Chip Market Rebounds, PC Sales Lag In 2Q - InformationWeek

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Infrastructure // PC & Servers

Chip Market Rebounds, PC Sales Lag In 2Q

Intel's overall PC processor shipments increased 12.5% while AMD saw a 1.8% rise.

Global shipments of PC microprocessors increased significantly in the second quarter, but the rise was due to Intel and hardware makers replenishing inventories and not a result of higher PC sales, a market research firm said Thursday.

Intel's overall PC processor shipments increased 12.5% quarter-to-quarter in the second quarter, while Advanced Micro Devices saw a 1.8% rise in the same period.

Shipments grew by 10.1% from the first quarter, compared to a 10.9% decline from the fourth quarter of 2008 to the first quarter of 2009, IDC said. Market revenue rose by 7.9% and fell by 11%, respectively.

Compared to the same period a year ago, market revenue declined 15.3% in the second quarter, IDC said.

Intel's growth was helped by shipments of its Atom processors, which are used primarily in netbooks, inexpensive mini-notebooks that have been the hottest-selling segment of the PC market during the current recession. Atom shipments rose 34% quarter-to-quarter. The chips represented 25% of Intel's mobile PC processor shipments in the second quarter and 8.1% of revenue from laptop chips.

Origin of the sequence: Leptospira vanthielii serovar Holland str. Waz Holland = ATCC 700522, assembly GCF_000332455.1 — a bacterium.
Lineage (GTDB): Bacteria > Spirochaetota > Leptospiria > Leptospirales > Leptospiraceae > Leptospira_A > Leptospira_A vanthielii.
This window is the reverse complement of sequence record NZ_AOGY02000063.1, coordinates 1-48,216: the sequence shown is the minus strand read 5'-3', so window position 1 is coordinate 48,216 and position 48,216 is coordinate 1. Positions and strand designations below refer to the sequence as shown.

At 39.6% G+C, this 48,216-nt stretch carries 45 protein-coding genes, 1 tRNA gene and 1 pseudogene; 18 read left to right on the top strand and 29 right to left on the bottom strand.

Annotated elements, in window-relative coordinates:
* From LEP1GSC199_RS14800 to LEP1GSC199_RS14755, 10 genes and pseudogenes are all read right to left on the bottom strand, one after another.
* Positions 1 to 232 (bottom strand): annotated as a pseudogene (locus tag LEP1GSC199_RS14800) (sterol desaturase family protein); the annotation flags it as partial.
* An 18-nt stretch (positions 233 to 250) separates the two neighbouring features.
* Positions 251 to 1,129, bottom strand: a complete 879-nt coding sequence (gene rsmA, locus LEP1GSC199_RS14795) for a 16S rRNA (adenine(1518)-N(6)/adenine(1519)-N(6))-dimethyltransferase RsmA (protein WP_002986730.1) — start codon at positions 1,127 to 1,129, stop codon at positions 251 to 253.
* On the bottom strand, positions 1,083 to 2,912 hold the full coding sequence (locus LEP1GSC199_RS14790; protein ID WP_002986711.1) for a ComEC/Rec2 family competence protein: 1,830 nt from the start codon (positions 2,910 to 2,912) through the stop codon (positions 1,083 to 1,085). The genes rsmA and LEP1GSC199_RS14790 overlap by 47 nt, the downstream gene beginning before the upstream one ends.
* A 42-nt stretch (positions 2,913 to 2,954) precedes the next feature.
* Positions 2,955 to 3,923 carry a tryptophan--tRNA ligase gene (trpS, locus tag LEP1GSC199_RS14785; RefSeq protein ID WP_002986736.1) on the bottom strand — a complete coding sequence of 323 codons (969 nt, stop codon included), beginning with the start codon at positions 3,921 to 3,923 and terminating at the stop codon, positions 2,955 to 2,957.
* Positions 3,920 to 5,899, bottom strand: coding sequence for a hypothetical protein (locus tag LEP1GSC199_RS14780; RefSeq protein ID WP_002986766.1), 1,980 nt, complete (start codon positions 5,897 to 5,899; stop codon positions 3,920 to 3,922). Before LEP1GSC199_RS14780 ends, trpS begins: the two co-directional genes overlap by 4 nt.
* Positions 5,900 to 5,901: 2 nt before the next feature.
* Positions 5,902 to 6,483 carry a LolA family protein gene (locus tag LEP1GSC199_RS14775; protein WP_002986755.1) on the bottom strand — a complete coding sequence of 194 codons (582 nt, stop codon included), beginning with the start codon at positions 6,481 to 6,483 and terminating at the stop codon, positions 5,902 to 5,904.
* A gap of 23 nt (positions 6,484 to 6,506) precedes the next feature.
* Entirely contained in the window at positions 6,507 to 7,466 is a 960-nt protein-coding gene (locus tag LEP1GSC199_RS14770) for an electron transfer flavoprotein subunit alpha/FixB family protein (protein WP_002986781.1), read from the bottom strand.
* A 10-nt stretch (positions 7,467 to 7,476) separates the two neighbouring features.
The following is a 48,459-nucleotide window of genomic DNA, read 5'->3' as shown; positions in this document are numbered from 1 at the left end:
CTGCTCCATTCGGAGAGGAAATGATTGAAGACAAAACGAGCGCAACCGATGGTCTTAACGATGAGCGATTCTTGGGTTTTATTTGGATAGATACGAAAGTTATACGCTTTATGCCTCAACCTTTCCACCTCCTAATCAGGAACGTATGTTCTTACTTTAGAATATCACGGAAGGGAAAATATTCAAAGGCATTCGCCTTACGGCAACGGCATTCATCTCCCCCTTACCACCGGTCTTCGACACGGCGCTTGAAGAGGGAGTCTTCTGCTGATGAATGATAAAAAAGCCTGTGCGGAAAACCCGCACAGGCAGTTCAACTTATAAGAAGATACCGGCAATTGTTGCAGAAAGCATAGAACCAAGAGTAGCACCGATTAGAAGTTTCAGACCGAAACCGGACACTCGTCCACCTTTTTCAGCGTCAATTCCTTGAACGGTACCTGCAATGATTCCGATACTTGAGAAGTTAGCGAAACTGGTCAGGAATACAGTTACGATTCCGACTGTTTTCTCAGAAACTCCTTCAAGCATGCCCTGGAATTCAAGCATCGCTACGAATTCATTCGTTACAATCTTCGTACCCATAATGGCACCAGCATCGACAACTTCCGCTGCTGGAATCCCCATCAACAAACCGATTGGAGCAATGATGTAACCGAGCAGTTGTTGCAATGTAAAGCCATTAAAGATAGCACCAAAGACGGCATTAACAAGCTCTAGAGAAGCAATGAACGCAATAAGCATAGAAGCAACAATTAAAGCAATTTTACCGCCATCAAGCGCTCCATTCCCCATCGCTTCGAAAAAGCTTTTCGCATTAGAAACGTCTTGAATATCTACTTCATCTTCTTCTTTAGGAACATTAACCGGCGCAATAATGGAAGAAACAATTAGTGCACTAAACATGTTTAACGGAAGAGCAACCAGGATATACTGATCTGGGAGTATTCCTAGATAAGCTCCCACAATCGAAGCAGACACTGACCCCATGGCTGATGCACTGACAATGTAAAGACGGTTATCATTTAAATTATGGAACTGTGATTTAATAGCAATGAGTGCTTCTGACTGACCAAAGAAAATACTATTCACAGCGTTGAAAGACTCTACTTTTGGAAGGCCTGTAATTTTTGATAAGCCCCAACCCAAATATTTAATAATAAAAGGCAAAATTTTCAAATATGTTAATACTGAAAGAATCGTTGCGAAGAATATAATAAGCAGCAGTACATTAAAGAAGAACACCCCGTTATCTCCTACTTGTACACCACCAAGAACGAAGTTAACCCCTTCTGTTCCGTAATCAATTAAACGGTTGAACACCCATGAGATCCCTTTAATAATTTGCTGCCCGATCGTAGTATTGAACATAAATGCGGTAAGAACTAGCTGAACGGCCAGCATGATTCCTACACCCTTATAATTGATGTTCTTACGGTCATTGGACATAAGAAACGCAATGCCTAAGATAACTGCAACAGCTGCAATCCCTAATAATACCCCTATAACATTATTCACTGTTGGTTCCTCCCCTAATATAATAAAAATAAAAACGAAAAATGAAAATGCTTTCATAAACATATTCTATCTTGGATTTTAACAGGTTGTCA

IDC believes Intel's significant increase in shipments and revenue in the Asia/Pacific region, where many PCs are made, combined with the fact that AMD's overall shipments were about flat "indicate that the PC processor market didn't recover in 2Q09," IDC analyst Shane Rau said in a statement.

With chip inventories replenished, future market growth would depend on PC sales increasing. But because the latter market is still in a weak condition; IDC did not opine on whether the processor market is now in recovery mode.

"IDC believes that ODMs (original design manufacturers) and OEMs (original equipment manufacturers) have balanced out their inventories and so we can't rely on inventory replenishment to drive market improvements," Rau said. "Instead, we can only rely on what actual end (PC) demand really is, and that means we have to be cautious not to be over-exuberant that, say, the traditional back-to-school PC buying season will materialize into a bullish second half. It won't."

Indeed, in a separate report released last month, IDC said it expected to see the PC market return to growth by the end of the year after several quarters of decline. Nevertheless, market revenue would be dragged down to lower levels as a result of consumer preference for inexpensive PCs and a lack of business spending. Companies are not expected to start buying again until next year.

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